Peripatetic journalist and translator Porter (Road to Heaven: Encounters with Chinese Hermits, 1993) ventures again deep into the mountainous reaches of China, seeking the remote paths of the first six patriarchs of Zen Buddhism.
The author’s folksy, seemingly spontaneous day-by-day travelogue invites the reader along on an arduous ten-week trek into China, where during the first century CE Buddhist monks sought refuge from persecution. From the Yunkang caves near Tatung, 225 miles west of Beijing, to various monasteries in Loyang, Wuhan and Shaokuan, by bus, train or taxi, the author revisited the places sacred to Chinese Buddhists. Although his style is casual, the history Porter explores is dense. He traces the growth of Zen from the spiritual roots planted by the Prajnaparamita scriptures, which arrived in China in the second and third centuries, to its establishment as a separate school of Buddhism by the Indian monk Bodhidharma, the First Patriarch, who brought it to China around 475. Traveling to the places associated with these historic developments, Porter offers intriguing glimpses of a stunning and (to Westerners) little-known countryside and monuments, including the Nanhua Temple near Shaokuan, where Hui-neng lived for 40 years after he became the Sixth Patriarch in 677. The author penetrated many working monasteries severely repressed during the Cultural Revolution that are only now making a comeback. Porter titles his chapters to reflect the concept of “the life of no-mind” dear to Buddhists—and difficult for others to grasp—such as “No Home,” “No Dust or Mirrors,” “No Day Off” and so forth. Fluent in Chinese, the author brings a freshness to the snippets of ancient texts he translates here.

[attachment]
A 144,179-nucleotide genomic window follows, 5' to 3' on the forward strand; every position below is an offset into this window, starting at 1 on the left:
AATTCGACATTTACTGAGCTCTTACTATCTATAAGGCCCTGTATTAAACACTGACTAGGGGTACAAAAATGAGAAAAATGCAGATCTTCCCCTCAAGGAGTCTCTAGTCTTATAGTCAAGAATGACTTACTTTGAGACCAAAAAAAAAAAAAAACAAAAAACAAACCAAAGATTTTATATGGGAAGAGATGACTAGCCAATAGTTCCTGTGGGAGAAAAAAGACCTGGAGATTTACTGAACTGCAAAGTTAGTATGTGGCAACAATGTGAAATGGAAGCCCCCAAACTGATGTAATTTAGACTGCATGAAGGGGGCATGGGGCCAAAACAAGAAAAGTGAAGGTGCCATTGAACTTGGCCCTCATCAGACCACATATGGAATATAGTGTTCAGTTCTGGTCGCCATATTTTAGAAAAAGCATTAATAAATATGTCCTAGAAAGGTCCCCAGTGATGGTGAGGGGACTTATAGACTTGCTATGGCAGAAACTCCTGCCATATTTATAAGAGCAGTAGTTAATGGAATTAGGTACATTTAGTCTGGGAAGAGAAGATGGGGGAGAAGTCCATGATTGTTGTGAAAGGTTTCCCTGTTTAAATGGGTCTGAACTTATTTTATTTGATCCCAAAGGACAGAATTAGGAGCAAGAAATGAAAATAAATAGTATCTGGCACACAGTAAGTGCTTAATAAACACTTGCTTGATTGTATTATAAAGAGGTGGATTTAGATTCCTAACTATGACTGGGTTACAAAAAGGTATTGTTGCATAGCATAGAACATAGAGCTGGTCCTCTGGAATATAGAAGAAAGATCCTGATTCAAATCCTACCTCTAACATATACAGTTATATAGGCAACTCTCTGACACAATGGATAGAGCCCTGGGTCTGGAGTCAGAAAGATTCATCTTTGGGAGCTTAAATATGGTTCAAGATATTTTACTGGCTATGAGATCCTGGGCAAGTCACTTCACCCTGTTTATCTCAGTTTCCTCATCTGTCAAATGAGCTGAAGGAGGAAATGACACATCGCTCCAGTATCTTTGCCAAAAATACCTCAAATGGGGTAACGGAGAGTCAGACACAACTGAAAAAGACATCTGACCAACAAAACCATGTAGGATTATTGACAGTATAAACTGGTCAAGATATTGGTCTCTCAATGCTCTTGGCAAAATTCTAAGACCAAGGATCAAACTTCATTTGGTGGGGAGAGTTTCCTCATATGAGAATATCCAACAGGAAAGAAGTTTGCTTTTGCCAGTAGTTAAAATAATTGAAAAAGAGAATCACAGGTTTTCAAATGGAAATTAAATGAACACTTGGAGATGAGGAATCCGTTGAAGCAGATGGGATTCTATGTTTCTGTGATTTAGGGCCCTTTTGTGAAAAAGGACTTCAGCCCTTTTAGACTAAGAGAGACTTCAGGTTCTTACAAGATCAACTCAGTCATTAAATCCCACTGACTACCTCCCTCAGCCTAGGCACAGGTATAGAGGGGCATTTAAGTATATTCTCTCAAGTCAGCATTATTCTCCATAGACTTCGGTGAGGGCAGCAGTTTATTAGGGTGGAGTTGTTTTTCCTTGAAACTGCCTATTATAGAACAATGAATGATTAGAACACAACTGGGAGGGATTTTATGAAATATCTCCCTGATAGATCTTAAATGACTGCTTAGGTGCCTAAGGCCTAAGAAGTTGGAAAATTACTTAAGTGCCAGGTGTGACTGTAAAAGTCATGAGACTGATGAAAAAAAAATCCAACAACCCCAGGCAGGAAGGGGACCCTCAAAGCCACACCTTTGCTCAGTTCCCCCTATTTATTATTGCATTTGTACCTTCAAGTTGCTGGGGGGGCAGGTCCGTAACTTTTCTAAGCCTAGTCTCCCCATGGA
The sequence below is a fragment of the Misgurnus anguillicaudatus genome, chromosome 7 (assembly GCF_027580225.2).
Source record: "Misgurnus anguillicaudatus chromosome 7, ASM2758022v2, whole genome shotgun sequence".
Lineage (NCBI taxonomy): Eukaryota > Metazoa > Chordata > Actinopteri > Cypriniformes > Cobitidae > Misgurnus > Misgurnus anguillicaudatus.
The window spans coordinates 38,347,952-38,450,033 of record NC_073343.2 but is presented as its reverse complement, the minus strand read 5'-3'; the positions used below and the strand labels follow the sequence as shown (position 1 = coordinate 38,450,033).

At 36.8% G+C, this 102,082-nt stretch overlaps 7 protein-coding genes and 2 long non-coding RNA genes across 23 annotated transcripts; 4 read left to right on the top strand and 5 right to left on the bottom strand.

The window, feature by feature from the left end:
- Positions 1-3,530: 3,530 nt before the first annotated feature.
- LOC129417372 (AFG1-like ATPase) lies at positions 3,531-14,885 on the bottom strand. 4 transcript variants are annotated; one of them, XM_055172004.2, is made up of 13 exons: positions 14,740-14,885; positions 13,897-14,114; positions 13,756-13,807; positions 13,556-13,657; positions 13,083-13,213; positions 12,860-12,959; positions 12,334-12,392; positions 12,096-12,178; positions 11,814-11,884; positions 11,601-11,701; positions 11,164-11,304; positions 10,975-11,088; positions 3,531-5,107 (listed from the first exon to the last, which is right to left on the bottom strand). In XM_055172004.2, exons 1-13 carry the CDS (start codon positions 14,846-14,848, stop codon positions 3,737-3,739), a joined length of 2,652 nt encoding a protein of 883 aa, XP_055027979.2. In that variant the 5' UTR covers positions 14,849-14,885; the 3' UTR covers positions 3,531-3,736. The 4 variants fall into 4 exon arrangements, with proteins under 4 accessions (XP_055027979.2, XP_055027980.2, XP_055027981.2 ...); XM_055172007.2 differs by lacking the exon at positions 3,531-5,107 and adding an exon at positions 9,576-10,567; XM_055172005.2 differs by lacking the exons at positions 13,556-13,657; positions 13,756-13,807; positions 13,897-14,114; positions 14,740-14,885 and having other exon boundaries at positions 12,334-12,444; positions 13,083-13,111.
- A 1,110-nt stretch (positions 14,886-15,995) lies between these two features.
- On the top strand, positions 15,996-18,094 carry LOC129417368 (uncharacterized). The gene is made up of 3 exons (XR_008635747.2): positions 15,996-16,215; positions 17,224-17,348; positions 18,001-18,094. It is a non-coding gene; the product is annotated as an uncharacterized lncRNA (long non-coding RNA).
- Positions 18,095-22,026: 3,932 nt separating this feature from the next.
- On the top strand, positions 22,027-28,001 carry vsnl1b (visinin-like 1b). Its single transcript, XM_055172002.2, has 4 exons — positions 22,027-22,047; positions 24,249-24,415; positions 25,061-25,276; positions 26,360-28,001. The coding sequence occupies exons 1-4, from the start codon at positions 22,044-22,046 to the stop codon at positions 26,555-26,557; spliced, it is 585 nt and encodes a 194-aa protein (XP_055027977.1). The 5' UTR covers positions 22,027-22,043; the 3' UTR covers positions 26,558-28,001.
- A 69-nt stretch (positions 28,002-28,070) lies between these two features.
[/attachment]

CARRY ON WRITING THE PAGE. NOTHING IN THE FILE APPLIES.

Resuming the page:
An erudite backpacking journey by a true dharma bum.